8. Model good eating and exercise behaviors. Kids definitely pick up both behaviors and values from their parents. Show them that you value good health by eating wholesome foods and being physically active.

9. Eat more meals at home. And eat them together. Eat at a table, not on the couch while watching TV. If time is tight, here are some tips:

  • Plan fast and simple meals like soup and sandwiches.
  • Combine prepared foods like rotisserie chicken with scratch items like brown rice and broccoli.
  • Bring out your slow cooker to have dinner ready when you are.

10. Include your kids in the meal planning and prep. Dole out tasks that are appropriate for age. Young children can set the table, rinse fruit, and count the proper number of carrots for a recipe. Older children can cut vegetables and use the stove. Make it fun by allowing children to pick recipes or themes. Try out taco night or throw a blanket on the floor and pretend it’s an outdoor picnic.

11. Eliminate—or severely limit—sugar-sweetened beverages. Sugary sodas, teas, fruit drinks, and sports drinks provide a lot of calories and a lot of added sugar. Yet they offer little in the way of nutrition. If you do have them, make them a rarity and keep the serving to approximately 1 cup.

12. Don’t use food to reward or punish. This tactic can have lasting effects, making it hard for your child to have a healthy relationship with food.

13. Enforce a bedtime. Because kids have more activities and more homework, getting to bed on time is a challenge. Yet it’s critical for good health and good decision-making.

14. Be patient. It’s hard for us to make lasting changes. It’s hard for our kids too, especially when they are faced with unhealthful messages in the media and from friends and when there is such an abundance of eating opportunities. Don’t expect perfection. Simply look for opportunities to make smart choices and to teach your children how to make smart choices.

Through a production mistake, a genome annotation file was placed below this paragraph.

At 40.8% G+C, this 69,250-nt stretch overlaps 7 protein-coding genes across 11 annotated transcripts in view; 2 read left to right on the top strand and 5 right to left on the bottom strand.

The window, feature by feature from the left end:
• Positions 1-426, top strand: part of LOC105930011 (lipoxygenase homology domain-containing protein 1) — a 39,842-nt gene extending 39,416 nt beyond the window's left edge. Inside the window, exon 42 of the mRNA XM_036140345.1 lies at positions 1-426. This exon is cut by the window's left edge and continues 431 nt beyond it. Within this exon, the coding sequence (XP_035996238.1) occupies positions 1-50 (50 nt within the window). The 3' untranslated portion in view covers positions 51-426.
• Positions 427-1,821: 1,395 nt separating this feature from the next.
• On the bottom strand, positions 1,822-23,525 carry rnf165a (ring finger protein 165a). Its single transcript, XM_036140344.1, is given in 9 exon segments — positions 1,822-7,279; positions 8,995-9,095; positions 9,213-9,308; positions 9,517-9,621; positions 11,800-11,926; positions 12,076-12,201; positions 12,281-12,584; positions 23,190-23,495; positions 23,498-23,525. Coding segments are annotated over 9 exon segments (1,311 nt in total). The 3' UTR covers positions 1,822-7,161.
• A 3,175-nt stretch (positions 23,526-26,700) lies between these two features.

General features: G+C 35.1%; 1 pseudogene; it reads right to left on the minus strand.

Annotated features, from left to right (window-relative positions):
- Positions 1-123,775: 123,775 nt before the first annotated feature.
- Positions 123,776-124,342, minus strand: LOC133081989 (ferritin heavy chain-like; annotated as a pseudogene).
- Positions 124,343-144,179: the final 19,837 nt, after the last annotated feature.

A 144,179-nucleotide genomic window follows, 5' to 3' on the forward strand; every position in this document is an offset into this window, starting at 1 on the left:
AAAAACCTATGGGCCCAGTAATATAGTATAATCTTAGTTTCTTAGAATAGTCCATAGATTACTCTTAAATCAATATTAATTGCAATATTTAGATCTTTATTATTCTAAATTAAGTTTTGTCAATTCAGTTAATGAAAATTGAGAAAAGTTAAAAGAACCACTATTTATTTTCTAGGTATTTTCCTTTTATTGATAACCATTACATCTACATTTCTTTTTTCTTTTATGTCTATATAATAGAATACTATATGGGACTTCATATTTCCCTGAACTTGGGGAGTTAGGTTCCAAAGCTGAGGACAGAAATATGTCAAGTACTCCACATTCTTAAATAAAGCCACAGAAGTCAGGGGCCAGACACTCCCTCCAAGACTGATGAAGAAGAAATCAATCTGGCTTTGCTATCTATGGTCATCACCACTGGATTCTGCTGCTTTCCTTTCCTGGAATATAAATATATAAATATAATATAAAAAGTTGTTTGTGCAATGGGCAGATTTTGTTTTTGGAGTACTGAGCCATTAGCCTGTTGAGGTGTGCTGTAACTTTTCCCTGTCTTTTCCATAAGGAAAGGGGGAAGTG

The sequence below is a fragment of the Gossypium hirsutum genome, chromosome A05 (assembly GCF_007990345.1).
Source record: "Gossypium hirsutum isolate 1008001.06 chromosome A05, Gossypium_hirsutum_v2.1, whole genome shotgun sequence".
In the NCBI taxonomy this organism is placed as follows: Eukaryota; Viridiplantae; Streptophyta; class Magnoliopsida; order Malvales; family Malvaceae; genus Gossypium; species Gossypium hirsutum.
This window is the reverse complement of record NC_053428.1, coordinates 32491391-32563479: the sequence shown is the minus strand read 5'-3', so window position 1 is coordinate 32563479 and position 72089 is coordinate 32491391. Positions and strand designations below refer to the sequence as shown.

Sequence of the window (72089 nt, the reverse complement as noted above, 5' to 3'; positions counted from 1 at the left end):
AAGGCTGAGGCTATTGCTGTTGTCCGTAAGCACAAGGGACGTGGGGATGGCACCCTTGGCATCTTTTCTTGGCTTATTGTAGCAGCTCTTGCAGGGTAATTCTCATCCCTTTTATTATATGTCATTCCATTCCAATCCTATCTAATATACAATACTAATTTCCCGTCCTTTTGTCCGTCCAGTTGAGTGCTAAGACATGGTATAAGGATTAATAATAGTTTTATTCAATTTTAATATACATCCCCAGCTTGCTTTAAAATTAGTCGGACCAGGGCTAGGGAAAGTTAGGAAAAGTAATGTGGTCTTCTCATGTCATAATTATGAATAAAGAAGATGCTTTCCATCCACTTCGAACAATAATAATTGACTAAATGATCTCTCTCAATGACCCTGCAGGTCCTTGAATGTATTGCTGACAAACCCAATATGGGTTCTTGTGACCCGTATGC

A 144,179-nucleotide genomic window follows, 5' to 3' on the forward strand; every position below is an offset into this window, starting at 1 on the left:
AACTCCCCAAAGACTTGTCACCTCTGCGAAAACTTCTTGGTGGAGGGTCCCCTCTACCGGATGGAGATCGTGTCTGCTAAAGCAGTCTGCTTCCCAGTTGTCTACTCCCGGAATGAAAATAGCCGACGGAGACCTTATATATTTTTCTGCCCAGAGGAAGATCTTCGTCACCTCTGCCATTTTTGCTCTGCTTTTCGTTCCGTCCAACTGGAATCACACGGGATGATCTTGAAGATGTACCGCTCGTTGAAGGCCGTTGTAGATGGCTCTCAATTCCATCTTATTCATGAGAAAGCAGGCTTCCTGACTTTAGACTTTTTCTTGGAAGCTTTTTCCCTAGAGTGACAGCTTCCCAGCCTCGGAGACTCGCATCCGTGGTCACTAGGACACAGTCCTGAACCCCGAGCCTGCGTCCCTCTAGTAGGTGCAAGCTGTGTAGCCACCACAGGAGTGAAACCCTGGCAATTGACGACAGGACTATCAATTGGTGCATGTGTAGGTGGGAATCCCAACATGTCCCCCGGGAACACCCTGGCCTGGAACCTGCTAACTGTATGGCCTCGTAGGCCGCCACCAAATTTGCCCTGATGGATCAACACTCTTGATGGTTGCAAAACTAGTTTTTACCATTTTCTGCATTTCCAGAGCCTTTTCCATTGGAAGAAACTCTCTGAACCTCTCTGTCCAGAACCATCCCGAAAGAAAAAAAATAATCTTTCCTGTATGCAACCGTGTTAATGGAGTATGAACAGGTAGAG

Be Empowered

  • Seek advice from your child’s health care provider. Ask for a referral to a registered dietitian nutritionist.
  • Pick two to five changes to implement. If appropriate, do this collaboratively with your child and other family members.
  • Once you and your family have mastered these initial goals, create a few more.

— Jill Weisenberger, MS, RDN, CDE, CHWC, FAND, is a freelance writer and a nutrition and diabetes consultant to the food industry. She has a private practice in Newport News, Virginia, and is the author of the bestseller Diabetes Weight Loss — Week by Week and the new Prediabetes: A Complete Guide.

Diabetes Care During the School Year

Back-to-school physicals may bring new diagnoses of prediabetes or type 2 diabetes in children. More than a decade ago, the prevalence of prediabetes in the pediatric population was about 16%.1 More recent data show that approximately 18% of children aged 12 to 19 in the United States have prediabetes.2 Much fewer have type 2 diabetes.

Though the new school year comes with hectic schedules, this may be an ideal time for parents and families to reassess habits and behaviors that can dial back insulin resistance, preserve beta-cell function, and stave off type 2 diabetes. With back to school as a fresh start, children and their parents may be open to fresh eating, exercise, and bedtime routines. Dietitians can help families set goals around each of these lifestyle domains.

It will be important to help children find time for exercise between school, homework, and extracurricular activities. Through discussion, RDs can help children find physical activities they enjoy and identify opportunities to engage in these activities. Adequate sleep often is a challenge during the school year but is critical for good health and improved insulin sensitivity. Dietitians can begin this conversation with an explanation of the ways in which sleep affects both physical health and our motivation and focus for self-care behaviors. Neither brown-bagging lunch nor eating a school lunch is a clear better choice. If the family prefers a school lunch, reviewing menus and highlighting the more wholesome options will help children make good choices. Likewise, if the family prefers to pack lunch, creating a few sample menus will be helpful. Other potential obstacles are after-school snacks and food provided at sporting events and after-school activities. Instead of allowing children to grab any snack when they arrive home from school, parents can make two or three choices available from which the children can choose. It’s harder to deal with food provided by other adults such as snacks at soccer practice or club meetings. RDs can empower parents to discuss healthful eating goals with teachers, school administrators, and other parents. The emphasis should be on looking after the health and welfare of all children.

Though a diagnosis of prediabetes may be overwhelming for families, it’s also an opportunity for them to commit to long term healthful lifestyle habits that will benefit each family member.

— JW

1. Pinhas-Hamiel O, Zeitler P. Prediabetes in children and adolescents: what does it mean? Medscape website. https://www.medscape.com/viewarticle/776457_2. Published January 2, 2013.

2. Menke A, Casagrande S, Cowie CC. Prevalence of diabetes in adolescents aged 12 to 19 years in the United States, 2005-2014. JAMA. 2016;316(3):344-345.